True Detective: season 2 review

Whilst it’s incredibly easy to jump on the critical bandwagon and denounce the second season of True Detective as a confusing and unengaging flop, I feel that’s slightly unfair. It’s also unfair to constantly compare it to the first season. A season which, let’s face it, had little expectation, other than the fact it had a couple of A-listers in the lead roles. Yet delivered and then some.

For the sake of fairness, the first season had a couple of obvious but vital things going for it too. It was a simpler story, albeit leaping around time periods. It also had a secret weapon: Matthew McConaughey, a man at the top of his game. But, first and foremost, we identified with the two lead characters and the interaction they had together.

Fast forward to season two and the cast has changed and grown, the story has become more complex and layered, and the location has shifted from the simmering deep south to the urban sprawl of LA.

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So, it’s literally almost an entirely different show.

That said, some things remain. Such as the slow burn tone (expertly continued with a woozy, languorous and devilishly seductive soundtrack) and the tortured characters (instead of two leads we now have four – more bang for your buck). Although what this does mean is that we as an audience need to reinvest ourselves in an entirely new set of troubled souls.

So in step Colin Farrell (a washed up old copper desperate to connect with his kid), Rachel McAdams (a prickly detective unable to meaningfully connect with anyone at work or at home) and Taylor Kitsch (a young traffic cop grappling with – and hiding from – his sexuality), who are thrown together to initially solve a murder which spirals out into a much bigger web of corruption and deceit, partially involving Vince Vaughn’s aspirational gangster.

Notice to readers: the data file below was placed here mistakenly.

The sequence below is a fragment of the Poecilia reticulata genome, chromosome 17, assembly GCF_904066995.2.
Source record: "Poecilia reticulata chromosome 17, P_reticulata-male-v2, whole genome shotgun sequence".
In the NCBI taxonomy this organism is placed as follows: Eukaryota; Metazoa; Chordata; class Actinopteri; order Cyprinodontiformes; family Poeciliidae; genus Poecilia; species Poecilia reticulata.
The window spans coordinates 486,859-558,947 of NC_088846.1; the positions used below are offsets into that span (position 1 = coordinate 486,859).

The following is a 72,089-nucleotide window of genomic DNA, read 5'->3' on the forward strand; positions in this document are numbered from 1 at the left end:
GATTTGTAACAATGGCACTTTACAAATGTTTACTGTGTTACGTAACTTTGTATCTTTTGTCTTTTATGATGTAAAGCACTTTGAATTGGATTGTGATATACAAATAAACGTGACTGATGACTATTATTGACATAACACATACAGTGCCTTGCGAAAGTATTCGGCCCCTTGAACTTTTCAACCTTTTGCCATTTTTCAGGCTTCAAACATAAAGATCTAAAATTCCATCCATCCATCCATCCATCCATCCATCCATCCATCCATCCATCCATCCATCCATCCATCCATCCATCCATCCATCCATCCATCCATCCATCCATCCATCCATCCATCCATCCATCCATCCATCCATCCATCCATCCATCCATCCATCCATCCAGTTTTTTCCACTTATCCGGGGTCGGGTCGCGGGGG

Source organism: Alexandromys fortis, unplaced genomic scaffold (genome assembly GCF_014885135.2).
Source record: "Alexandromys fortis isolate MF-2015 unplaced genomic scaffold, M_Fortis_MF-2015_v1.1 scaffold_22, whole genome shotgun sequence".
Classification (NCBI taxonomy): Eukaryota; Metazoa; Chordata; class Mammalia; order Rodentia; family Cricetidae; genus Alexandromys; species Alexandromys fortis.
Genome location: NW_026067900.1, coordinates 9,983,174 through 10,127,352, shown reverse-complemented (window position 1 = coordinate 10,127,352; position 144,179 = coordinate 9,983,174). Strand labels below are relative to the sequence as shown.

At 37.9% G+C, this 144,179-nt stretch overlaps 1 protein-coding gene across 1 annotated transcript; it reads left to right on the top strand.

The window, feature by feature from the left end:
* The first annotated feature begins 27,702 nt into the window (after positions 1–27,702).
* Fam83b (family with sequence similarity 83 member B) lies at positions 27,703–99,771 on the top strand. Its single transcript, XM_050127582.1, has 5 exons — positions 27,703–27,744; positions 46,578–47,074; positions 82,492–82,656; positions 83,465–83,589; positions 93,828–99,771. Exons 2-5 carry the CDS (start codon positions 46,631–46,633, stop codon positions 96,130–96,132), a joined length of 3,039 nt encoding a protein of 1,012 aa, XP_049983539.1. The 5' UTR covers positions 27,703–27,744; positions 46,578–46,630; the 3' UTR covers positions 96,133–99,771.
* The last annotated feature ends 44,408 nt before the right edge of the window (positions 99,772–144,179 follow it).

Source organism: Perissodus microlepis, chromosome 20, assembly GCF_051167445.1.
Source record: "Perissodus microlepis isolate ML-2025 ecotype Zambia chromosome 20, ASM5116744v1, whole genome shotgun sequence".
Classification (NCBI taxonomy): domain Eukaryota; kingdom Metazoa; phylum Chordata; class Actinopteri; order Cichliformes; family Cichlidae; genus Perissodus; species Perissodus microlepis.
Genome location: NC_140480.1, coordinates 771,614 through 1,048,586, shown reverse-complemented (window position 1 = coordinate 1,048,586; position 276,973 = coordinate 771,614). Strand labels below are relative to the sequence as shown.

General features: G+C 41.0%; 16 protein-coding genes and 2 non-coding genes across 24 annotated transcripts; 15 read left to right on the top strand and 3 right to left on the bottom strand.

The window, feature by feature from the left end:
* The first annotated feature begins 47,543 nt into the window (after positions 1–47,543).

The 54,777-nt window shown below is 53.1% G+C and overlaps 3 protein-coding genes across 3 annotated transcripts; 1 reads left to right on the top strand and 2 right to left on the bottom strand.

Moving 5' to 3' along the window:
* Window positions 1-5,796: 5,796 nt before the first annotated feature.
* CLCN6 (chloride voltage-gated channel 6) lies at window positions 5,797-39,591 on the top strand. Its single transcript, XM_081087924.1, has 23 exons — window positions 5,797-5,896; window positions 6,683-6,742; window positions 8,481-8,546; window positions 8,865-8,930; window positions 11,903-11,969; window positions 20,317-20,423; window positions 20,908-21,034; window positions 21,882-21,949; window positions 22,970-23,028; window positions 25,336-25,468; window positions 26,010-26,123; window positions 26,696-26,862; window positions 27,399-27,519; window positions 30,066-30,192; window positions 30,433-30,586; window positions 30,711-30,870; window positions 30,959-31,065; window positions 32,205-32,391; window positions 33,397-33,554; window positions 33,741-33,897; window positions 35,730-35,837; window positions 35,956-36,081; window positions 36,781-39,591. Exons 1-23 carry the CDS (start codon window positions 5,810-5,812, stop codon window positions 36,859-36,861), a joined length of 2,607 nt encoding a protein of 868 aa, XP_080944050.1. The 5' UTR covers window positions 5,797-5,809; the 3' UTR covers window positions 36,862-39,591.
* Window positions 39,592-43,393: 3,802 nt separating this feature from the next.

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With the series finale (after eight episodes) I was left feeling rather relieved it was all over as it had sort of collapsed under the own weight of its expectation. And, despite the cast all giving a decent account of themselves (particularly Rachel McAdams and Colin Farrell), there was nothing they could do to elevate the confused and convoluted script.

Will there be a season 3?

Smart money would say no, although HBO are open to it. The first season was critically acclaimed and the second the polar opposite; maybe the result of just trying to be too ambitious for its own good and different for the sake of it? If that’s the case then the show’s creator Nic Pizzolatto should be applauded for his bravery. After finding a winning formula in season one he then oddly, largely, abandoned it. Or perhaps tried to evolve it, it’s hard to say.

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On the plus side there were definitely things to love about the second season. For example we had proper, cinematic, edge-of-your-seat scenes throughout, in particular a street gun battle in broad daylight that felt akin to the one in Michael Mann’s Heat.

Then there were quieter, more introspective moments that were incredibly tender and showed a deftness of touch. In particular a series of intensely vulnerable moments between Farrell and McAdams’ characters as they opened up to one another, which were understated and deeply moving.

In some ways I’d be interested to see what they do with a third season, should they choose to make one. Different location again? Different characters? Would any return or cross paths?

These days, TV audiences are a little spoilt for choice with the quality out there, despite the fact that the ‘golden age of TV’ is reportedly over. And anything that plays by its own rules is bound to divide people. But there is definitely a place for this sort of show, so maybe let’s not give it a kicking just yet eh?

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Guardian article: In praise of… True Detective

The Wolf of Wall Street: Scorsese and DiCaprio take greed is good to another level

we-saw-wolf-of-wall-street-with-a-bunch-of-wall-street-dudes-and-it-was-disturbingHead to a bar. Order a shot of tequila. Chuck some tabasco in it, some pepper, maybe some lighter fluid. Open one eye wide and shoot the shot straight into your eyeball. The experience you’ll have is nothing like watching this film, but it’s the best I can do and gets you in the right mindset for the madness.